right down to local judges, offices that had never been informed about. we found great interest from young people. we found that nearly half of the people that used our election guide were under 34 years old. people say young people are not interested. if you give them the right data in a simple form they do get involved. emily: which brings me to snapchat. you have been talking to snapchat about working more closely. what you think is snapchat's role here? i think i'm too old. i agree with you. i'm older than you. i'm totally too old. i will have a cell phone. that is how out of touch i am with that. the thing with all these technologies in terms of reaching people is it is right and you understand why candidates want to try to reach peak will in different ways particularly younger people, i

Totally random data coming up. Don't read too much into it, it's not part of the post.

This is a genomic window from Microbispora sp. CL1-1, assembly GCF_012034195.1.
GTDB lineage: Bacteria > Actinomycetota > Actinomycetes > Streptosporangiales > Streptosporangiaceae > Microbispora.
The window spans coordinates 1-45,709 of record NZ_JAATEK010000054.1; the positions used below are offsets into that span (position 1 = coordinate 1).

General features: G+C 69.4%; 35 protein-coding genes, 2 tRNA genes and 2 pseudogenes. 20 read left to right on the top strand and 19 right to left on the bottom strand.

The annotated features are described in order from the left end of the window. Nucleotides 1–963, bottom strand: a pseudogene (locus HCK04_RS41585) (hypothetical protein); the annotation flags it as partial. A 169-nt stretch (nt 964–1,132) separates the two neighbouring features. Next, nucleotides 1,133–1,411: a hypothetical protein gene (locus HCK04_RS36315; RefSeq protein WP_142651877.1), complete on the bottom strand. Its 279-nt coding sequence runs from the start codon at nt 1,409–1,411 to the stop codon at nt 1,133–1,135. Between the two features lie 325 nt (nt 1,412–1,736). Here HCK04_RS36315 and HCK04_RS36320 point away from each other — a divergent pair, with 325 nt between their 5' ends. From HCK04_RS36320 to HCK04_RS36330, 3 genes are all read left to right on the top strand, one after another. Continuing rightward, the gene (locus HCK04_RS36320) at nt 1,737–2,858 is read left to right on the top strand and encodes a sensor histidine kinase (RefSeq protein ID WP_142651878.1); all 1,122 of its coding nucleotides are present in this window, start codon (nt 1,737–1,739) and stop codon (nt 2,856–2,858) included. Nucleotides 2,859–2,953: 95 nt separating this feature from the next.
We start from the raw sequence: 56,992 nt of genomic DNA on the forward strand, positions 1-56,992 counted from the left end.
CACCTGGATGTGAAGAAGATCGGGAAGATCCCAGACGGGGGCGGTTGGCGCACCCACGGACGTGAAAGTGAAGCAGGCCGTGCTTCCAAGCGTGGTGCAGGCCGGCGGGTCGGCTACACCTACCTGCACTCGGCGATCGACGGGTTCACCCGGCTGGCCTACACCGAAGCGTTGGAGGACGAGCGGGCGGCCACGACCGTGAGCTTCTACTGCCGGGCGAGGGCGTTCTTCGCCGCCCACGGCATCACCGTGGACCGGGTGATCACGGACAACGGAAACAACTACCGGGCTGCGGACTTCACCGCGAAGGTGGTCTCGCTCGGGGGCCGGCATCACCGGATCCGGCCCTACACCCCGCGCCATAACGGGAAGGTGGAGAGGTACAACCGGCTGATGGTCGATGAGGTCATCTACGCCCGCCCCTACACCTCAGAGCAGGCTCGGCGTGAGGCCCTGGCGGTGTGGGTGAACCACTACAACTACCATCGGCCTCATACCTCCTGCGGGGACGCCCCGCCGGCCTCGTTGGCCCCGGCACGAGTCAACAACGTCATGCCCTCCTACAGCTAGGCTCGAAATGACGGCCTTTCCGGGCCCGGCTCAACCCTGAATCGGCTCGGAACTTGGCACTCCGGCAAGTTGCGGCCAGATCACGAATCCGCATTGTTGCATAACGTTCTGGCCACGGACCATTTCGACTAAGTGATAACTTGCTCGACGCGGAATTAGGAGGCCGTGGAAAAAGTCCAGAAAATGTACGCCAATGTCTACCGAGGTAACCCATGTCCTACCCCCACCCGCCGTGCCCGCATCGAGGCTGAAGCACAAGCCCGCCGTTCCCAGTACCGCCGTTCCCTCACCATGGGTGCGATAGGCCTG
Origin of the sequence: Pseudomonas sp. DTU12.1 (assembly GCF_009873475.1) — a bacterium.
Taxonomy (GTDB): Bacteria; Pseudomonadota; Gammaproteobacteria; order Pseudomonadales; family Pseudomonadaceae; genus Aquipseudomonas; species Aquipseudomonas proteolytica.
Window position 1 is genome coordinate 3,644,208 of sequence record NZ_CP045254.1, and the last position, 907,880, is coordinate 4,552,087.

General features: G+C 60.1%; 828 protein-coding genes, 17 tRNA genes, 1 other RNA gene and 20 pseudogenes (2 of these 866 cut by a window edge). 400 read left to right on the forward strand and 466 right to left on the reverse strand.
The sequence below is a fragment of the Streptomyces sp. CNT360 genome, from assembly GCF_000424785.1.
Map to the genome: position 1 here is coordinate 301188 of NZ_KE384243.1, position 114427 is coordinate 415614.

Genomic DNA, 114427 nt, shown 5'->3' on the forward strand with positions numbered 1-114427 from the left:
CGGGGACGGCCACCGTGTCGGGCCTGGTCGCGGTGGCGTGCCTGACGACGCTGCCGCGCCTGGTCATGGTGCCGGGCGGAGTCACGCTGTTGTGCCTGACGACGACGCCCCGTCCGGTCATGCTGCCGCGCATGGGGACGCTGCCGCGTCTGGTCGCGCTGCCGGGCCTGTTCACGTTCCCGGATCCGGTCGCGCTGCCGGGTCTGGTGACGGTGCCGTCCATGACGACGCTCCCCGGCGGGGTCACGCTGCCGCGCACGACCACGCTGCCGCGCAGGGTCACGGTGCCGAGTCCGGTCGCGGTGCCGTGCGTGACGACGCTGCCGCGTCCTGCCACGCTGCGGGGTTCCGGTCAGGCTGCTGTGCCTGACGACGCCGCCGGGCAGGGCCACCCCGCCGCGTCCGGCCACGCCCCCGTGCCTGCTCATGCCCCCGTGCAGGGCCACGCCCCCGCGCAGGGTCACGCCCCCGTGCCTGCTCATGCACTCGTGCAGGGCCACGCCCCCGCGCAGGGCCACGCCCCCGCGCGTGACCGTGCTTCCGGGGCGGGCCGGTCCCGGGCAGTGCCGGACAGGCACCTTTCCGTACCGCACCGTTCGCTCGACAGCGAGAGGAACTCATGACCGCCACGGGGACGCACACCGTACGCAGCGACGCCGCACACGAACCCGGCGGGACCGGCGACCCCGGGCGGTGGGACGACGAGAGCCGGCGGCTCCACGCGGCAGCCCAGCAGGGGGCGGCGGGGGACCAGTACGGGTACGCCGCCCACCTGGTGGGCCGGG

don't think it is about the method of reaching them, it is about the message of the candidates, where they stand, and whether they are offering something people want for you can use these new ways of reaching people, but if they don't want what you are selling it will make any difference. our approach, the starting point is to get people objective information they can believe and that is the starting point for engagement. emily: we are went to check in with you as the election progresses. i would love to see how that thinking evolves. thank you. tomorrow, i'm going to be speaking with the cofounder of kik. it is taking on a $50 million investment. that is tomorrow right here on bloomberg west. ♪ ♪